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01/16/2013 04:50 PM     print story email story  

Media Even More Silent On Climate Change, NY Times Closes Desk

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Even a year of record-breaking extreme weather - heat, drought, wildfires and Sandy - couldn't get the mainstream TV media to report on climate change, and that could get even worse with the NY Times closing its Environment Desk.

Coverage during 2012 - the warmest year on record in the US - hit bottom on Sunday news shows with less than 8 minutes spent on climate change. Coverage on nightly news rose a bit to just under an hour.

The Media Matters analysis also shows that coverage was biased. "Scientists were shut out of the debate while Republican politicians were given a platform to question the science." And Sunday shows didn't quote a single Democrat's position on climate change. The same imbalance was true of nightly news, but less dramatic.

That's right - not one scientist has been invited to discuss climate change on Sunday shows since 2009!

Media Coverage

"Not only did the Sunday shows shut out those who accept the science of climate change, but they also failed to inform their audiences that the vast majority of climate scientists agree that climate change is occurring and is driven by human activity. Only 11% of coverage implied that scientists agree on global warming, while 44% failed to correct a guest who questioned the science. By contrast, 60% of nightly news coverage alluded to the scientific consensus," says Media Matters.

New York Times Closes Environment Desk

Among the five largest US daily newspapers, the New York Times has covered climate change the most, but now the paper is closing its Environment Desk in the next few weeks.

That's after its assistant managing editor Glenn Kramon told The Daily Climate, "Climate change is one of the few subjects so important that we need to be oblivious to cycles and just cover it as hard as we can all the time."

Calling it a "structural matter," the Times insists it won't affect the news. The same seven reporters and two editors will just be shifted to other departments, they say, but the positions of environment editor and deputy environment editor are being eliminated.

"It wasn't a decision we made lightly," Dean Baquet, managing editor for news operations told InsideClimate News. "To both me and Jill [Abramson, executive editor], coverage of the environment is what separates the New York Times from other papers. We devote a lot of resources to it, now more than ever. We have not lost any desire for environmental coverage. This is purely a structural matter."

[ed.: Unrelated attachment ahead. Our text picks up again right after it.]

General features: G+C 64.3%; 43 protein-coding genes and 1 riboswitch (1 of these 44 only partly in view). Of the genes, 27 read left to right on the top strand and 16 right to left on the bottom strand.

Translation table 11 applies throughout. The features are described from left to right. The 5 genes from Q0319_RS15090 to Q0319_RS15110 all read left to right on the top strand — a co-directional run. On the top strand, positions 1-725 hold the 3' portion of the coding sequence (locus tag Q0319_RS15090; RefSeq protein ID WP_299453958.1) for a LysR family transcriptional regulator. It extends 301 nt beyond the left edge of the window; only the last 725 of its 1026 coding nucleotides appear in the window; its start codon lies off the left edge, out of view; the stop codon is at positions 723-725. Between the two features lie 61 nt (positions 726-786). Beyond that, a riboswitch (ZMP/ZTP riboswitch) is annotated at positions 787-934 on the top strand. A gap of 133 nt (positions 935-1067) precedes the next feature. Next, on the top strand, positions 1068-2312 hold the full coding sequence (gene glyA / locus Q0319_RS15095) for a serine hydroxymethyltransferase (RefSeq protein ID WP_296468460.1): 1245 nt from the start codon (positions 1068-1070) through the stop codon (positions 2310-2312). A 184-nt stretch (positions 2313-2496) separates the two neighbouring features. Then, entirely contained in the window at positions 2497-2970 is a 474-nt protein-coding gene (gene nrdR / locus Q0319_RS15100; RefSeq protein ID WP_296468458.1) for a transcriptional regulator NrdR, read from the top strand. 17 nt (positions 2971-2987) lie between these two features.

But, "When you abolish a standalone beat, it sends a strong message to every career-conscious reporter and editor that chasing environment stories is not a path to advancement," Peter Dykstra, an award-winning reporter and a 17-year veteran of CNN told Joe Romm. Dykstra now publishes the Daily Climate.

And, "As the still-influential 'paper of record,' it sends a very bad message to the rest of the media, Dr. Robert Brulle of Drexel University, told Romm. Last year, the NY Times quoted him as  "an expert on environmental communications."

This will accelerate the disappearance of climate change from our public discourse, he says. "Over the past year, the Obama Administration has been silent on the topic, and we have just had a Presidential campaign in which climate change was never discussed." Despite their official statements to the contrary, the move by the NY Times will reduce the paper's institutional focus and capacity to report on environmental issues, he says.

Even the public editor of the NY Times wrote a column,  "Keeping Environmental Reporting Strong Won't Be Easy."

Climate blogger Andy Revkin views the situation as part of the downsizing of mainstream media, where "specialized journalism gets hurt first."

While separating environment into its own "beat" also has a downside of creating a "ghetto for the subject", he thinks eliminating the environment Editor position as a mistake. "More than ever, the paper needs someone to track, coordinate and vet the environmental content coming through any desk..."

The Times insists it's not about budgets, but environmental stories are more complex, requiring interdisciplinary coverage, "partly business, economic, national or local, among other subjects," managing editor Dean Baquet told InsideClimate News.

Recently, the Times made a similar decision about its Education desk and is considering it for religious coverage.



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